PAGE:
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How to Buy a House With Bad Credit: Compare Your Home Loan Options

Owning a piece of property that’s entirely yours is part of the American Dream. But for many people, their mortgage will be the most debt they ever take on, and it’ll take the longest to pay off. Giving someone a home loan is a big risk for lenders, so they’re careful about who they lend to. 

That can make people with bad credit think buying a home is impossible, but it’s not. Even with bankruptcy or foreclosure on your record, you have options.

This guide will explain how to buy a house if you have bad credit.

In this guide:

Can you buy a house with bad credit?

When you have poor credit, you’ll generally find it more difficult to be approved for any loan, especially a mortgage. 

Lenders usually determine your creditworthiness based on your credit report, which shows money you’ve borrowed in the past, your payment history, and your credit score, which quantifies how responsible you are as a borrower. Most scoring models range between 300 and 850. 

A lower credit score can indicate greater risk in a loan candidate, but it doesn’t necessarily mean you’ll be an irresponsible borrower.

True, some people have poor credit scores because they incurred too much credit card debt. But others have bad credit after filing for bankruptcy as a result of medical debt.

Some lenders use manual underwriting and alternative indicators to determine your creditworthiness, which may make it easier to get approved. But in most cases, your creditworthiness is judged based on your credit history. 

How to buy a house with bad credit

To improve your chances of buying a house with bad credit, look for more lenient lenders that use alternative methods for evaluating borrowers. Smaller local lenders and credit unions are more likely to deviate from traditional underwriting methods to determine if you qualify.

You can also take steps to make yourself more attractive to a lender. Here are five ways to improve the likelihood you’ll qualify for a mortgage:

  1. Start improving your credit now
  2. Plan for a larger down payment
  3. Consider finding a cosigner
  4. See whether you qualify for a first-time home buyer program
  5. Look for mortgage lenders that perform manual underwriting

1. Start improving your credit now

Start working on your improving your credit score as soon as you decide to buy a house. You can get your credit report for free online, including official reports from each of the major credit bureaus: Equifax, Experian, and TransUnion.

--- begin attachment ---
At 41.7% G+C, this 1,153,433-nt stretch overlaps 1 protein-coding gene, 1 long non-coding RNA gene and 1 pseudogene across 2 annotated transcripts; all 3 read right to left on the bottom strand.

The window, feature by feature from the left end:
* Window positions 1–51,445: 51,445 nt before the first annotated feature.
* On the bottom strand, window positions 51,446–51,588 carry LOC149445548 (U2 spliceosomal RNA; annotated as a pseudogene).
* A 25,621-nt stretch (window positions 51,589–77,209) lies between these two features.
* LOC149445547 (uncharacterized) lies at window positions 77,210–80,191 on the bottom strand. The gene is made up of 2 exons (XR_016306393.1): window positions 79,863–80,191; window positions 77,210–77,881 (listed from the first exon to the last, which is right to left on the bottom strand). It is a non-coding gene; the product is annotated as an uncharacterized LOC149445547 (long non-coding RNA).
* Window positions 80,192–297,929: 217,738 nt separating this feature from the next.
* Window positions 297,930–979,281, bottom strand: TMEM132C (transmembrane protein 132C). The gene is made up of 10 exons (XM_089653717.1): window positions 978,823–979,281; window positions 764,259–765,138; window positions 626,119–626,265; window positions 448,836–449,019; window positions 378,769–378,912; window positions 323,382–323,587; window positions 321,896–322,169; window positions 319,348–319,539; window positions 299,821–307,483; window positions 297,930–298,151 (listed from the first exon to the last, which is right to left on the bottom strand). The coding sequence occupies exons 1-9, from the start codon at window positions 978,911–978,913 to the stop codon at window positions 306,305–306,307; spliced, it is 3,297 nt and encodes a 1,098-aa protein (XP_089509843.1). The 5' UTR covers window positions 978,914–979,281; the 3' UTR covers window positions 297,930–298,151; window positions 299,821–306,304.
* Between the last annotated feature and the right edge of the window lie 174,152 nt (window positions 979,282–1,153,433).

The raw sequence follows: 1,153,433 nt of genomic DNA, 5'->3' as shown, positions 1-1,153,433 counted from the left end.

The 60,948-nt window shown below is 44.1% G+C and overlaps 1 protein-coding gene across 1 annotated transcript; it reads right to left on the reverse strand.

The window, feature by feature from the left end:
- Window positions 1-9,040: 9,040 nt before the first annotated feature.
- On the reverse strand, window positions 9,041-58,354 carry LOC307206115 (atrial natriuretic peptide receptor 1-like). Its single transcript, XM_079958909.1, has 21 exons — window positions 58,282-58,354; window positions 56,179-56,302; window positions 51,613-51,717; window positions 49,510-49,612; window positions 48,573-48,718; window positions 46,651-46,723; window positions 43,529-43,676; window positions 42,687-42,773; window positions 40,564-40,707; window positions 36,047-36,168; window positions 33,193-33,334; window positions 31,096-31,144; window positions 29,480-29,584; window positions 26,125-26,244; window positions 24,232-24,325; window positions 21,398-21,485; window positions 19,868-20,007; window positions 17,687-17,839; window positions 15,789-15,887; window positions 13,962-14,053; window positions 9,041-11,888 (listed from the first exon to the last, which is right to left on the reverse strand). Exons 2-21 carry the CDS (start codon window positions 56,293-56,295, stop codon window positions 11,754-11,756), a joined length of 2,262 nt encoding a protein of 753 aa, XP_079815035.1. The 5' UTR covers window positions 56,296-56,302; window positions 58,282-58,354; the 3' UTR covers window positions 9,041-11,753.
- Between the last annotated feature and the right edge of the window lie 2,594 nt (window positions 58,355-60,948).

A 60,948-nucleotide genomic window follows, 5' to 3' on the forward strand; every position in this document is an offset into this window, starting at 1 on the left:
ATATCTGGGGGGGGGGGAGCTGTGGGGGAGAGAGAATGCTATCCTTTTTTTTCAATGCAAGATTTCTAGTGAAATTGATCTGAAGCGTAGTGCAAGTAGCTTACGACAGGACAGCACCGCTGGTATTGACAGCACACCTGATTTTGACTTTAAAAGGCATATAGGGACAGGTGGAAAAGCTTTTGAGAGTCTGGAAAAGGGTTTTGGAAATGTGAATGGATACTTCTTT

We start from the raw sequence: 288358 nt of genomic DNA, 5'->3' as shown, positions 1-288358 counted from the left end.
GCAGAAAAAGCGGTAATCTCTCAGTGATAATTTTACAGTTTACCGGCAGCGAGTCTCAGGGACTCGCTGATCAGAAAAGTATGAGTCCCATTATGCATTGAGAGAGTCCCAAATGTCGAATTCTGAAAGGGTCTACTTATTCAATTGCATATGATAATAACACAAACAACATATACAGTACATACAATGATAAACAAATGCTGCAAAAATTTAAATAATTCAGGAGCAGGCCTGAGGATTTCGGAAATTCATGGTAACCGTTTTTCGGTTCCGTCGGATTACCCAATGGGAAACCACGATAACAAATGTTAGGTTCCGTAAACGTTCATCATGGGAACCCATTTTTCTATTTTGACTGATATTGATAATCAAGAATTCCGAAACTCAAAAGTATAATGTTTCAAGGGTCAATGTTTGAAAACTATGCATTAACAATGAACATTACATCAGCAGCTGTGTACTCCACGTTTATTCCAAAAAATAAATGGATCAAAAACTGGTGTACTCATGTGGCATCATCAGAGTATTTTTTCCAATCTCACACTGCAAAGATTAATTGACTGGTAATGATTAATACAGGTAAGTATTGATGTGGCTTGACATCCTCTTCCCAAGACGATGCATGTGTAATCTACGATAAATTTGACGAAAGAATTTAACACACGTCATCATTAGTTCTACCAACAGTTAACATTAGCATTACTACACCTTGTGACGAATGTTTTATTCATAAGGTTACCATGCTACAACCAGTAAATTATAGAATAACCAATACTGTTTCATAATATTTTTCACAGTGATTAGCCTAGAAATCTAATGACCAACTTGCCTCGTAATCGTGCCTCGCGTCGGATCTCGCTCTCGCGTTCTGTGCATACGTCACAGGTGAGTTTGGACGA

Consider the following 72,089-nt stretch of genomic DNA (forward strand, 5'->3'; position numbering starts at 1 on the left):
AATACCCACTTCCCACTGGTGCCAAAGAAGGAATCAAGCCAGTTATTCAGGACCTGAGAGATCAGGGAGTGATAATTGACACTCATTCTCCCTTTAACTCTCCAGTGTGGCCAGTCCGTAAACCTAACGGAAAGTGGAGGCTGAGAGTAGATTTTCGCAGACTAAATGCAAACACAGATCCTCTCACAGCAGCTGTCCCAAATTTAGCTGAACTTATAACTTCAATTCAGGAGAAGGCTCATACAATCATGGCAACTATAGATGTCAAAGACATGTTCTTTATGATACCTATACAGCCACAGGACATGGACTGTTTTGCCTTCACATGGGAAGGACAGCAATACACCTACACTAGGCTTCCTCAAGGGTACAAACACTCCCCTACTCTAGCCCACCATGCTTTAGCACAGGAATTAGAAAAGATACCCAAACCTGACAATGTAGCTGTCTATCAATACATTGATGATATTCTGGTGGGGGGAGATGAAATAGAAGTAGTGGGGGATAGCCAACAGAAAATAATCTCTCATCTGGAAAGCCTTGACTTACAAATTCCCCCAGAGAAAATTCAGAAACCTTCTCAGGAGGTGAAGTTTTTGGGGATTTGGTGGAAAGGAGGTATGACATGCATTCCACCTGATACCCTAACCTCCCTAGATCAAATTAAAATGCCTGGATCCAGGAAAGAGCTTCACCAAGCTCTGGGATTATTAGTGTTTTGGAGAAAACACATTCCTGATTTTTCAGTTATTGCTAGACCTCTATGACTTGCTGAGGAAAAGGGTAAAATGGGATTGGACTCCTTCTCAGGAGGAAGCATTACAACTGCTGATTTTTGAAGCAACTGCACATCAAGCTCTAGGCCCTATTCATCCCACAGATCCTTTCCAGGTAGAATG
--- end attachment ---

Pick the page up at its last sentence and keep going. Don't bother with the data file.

Here are a few things you can do to improve your score:

  • Pay your bills on time. The most important factor of your credit score is your payment history. The simplest and most impactful way to improve your credit is to pay your bills and debt payments in full and on time. If you’re able, you can make this easier by signing up for automatic payments.
  • Avoid taking out new credit. Each new loan or credit card account drags down your average credit age, and each application puts a new hard inquiry on your credit report. 
  • Use less of your credit. If you have a credit card or line of credit, keep your utilization percentage below 30%. Credit utilization shows how much credit you use compared to how much is available to you. If you have a card with a credit limit of $5,000, for example, avoid carrying a balance of more than $1,500 on it.

2. Plan for a larger down payment

One way to reduce a lender’s risk is to make a larger down payment, which reduces the size of your mortgage loan. Minimum down payments vary by loan type and lender.

Putting down more than the minimum required amount can make up for a low credit score or spotty credit report. Ask a loan officer how much you should put down based on your credit score. They may suggest 10% to 20% of the home’s purchase price, or more.

3. Consider finding a cosigner

A cosigner can make qualifying for a mortgage much easier. A cosigner is a person who agrees to take financial responsibility for the mortgage if you default or can no longer make payments. They need to have good credit to be a suitable candidate.

Asking someone to act as cosigner is no small favor. The loan and your payment activity affect their credit report as well as yours. This is why cosigners tend to be someone close to the borrower, such as a parent or romantic partner.

4. See whether you qualify for a first-time home buyer program

There are several federal and state-based first-time home buyer programs that make it easier to qualify for a mortgage or help with your down payment. Each has its own eligibility criteria.